Policy makers in both developed and developing countries want to make cities more competitive, attract entreprepreneurs, boost economic growth, and promote job creation. The authors examine the spatial location of entrepreneurs in India in manufacturing and services sectors, as well as in the formal and informal sectors, in 630 districts spread across 35 states/union territories.
They quantify entrepreneurship as young firms that are less than three years old, and define entry measures through employment in these new establishments. They develop metrics that unite the incumbent industrial structures of districts with the extent to which industries interact through the traditional agglomeration channels.
The two most consistent factors that predict overall entrepreneurship for a district are its education and the quality of local physical infrastructure. These patterns are true for manufacturing and services. These relationships are much stronger in India than those found for the United States. The authors also find strong evidence of agglomeration economies in India’s manufacturing sector.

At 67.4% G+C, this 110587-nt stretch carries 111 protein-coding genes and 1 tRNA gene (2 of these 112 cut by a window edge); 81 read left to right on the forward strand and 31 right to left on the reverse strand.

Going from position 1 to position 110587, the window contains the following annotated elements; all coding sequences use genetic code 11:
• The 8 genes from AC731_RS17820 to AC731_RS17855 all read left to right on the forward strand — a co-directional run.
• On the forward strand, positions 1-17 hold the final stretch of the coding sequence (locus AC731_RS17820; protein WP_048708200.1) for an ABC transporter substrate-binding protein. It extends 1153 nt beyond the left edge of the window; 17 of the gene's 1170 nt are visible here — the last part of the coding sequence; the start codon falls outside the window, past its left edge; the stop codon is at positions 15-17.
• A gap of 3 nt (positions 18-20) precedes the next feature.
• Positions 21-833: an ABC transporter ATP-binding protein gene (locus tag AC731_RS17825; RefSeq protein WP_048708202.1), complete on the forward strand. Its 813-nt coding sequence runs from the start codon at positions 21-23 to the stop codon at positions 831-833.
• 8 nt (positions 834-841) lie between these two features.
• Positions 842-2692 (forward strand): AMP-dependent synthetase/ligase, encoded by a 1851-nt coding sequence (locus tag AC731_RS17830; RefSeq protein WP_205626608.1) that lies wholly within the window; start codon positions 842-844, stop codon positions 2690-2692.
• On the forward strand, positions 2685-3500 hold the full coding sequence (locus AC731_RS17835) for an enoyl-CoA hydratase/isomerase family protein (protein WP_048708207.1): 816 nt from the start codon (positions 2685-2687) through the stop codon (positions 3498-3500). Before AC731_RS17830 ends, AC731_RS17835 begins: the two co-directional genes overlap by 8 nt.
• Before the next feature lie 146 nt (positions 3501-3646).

This influence is through both traditional Marshallian economies like a suitable labor force and proximity to customers and through the Chinitz effect that emphasizes small suppliers. India’s footprints in structural transformation, urbanization, and manufacturing sector are still at an early stage. At such an early point and with industrial structures not yet entrenched, local policies and traits can have profound and lasting impacts by shaping where industries plant their roots
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